In Part 1 of
our GDPR series, we alerted SMBs to the likelihood of being
subject to GDPR’s strict regulatory provisions. We answered basic questions
about its operational and financial impact, including potential penalties,
which, in case you missed them, can go as high as $24 million US dollars or 4%
of global revenue, whichever is higher.
Here in Part 2, you will learn some essential vocabulary
from the GDPR lexicon, including terms that seem familiar in a US business
setting but whose meaning, according to European regulators, may differ greatly
from your own. We also point out GDPR Articles
that reveal just how radical European privacy principles may feel to American
business owners, especially in smaller organizations.
Chapters, Articles, Terms
The General Data Protection Regulation consists of
11 chapters, each containing a number of sections, Articles and essential
terminology. We believe that all 11 chapters (and all 99 Articles) deserve US business
leaders’ scrutiny. But given GDPR’s 200-plus pages of regulations, these three chapters
may be a good place to get your feet wet:
- Chapter 3–Rights of the Data Subject. Key concepts
include: rectification of inaccurate data, right to erasure (aka right to be
forgotten), and right to data portability.
- Chapter 4–Obligations and Responsibilities of Data
Controllers and Processors. Key concepts include: maintaining data security, controller/processor
codes of conduct and record keeping, and role of the Data
Protection Officer (DPO)–a new position that many US firms may soon establish.
- Chapter 8–Remedies, Liabilities and Penalties. Key
concepts include consumers’ rights to: lodge a complaint, seek judicial
remedies against supervisory authorities; and the imposition of administrative
fines and penalties.
Conveniently, Article 4, from the General Provisions chapter, contains 26 essential terms, including those
provided for you below.
As a prelude, know that European regulators refer to
people as ‘identifiable natural persons’ and ‘data subjects,’ whose information
is collected and/or handled by ‘controllers’ or ‘processors.’ So, given that,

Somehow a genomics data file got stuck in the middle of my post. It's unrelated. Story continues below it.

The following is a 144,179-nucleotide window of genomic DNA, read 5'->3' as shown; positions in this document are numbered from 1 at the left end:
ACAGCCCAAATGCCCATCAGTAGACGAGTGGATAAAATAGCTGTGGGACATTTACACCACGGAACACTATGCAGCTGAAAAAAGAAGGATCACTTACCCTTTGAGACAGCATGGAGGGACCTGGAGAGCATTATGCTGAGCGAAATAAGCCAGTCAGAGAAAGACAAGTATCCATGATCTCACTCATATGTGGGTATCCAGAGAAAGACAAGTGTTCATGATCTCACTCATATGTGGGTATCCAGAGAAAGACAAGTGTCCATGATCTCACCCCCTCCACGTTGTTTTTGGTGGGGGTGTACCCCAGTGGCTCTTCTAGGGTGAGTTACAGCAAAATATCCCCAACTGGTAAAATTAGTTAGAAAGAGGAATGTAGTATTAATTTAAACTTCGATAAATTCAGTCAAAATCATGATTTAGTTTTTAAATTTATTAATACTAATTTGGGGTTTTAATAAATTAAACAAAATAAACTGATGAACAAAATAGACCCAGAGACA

what’s considered ‘personal data’ and what isn’t?
Data: any information related to a natural person or ‘data
subject’ that can be used to directly or indirectly identify the individual,
such as: name, an identification number, location data, an online identifier,
or factors specific to the person’s physical, physiological, genetic, mental,
economic, cultural or social identity.
Subject: a natural person whose personal data is handled by a
controller or processor.
controller: the entity that determines the purposes,
conditions and means of the processing of personal data. Example: Company A
commissions Company B to conduct research on A’s behalf;
B decides whom to target, which data to collect, and methods of processing,
using and storing the data. This makes Company B the controller.
processor: the entity that processes data on behalf of the data
controller. Example: Company A supplies data to Company B, a payroll management
firm, for processing, providing explicit instructions and data-handling
requirements. Under GDPR, the processor is Company B.
Consent: freely given, specific, informed and explicit consent by statement or
action signifying agreement to the processing of their personal data.
to be Forgotten (data erasure) entitles the data
subject to have the data controller erase his/her personal data, cease further
dissemination of the data, and potentially have third parties cease processing
of the data.
Pseudonymisation: the processing of personal data so that it can no longer be attributed
to a single data subject without the use of additional data, so long as the
additional data stays separate to ensure
Profiling: any form of automated processing to evaluate certain personal aspects relating
to a natural person, in particular, to analyze or predict aspects regarding the
person’s performance at work, economic situation, health, personal preferences,
interests, reliability, behavior, location or movements.
it’s true that the GDPR won’t immediately affect all U.S. businesses, those who
must comply may find themselves in the 11th hour–possibly in need of
Managed Services Provider (IT MSP) to provide last minute guidance,
security solutions or infrastructure upgrades. If that’s you, contact TeamLogic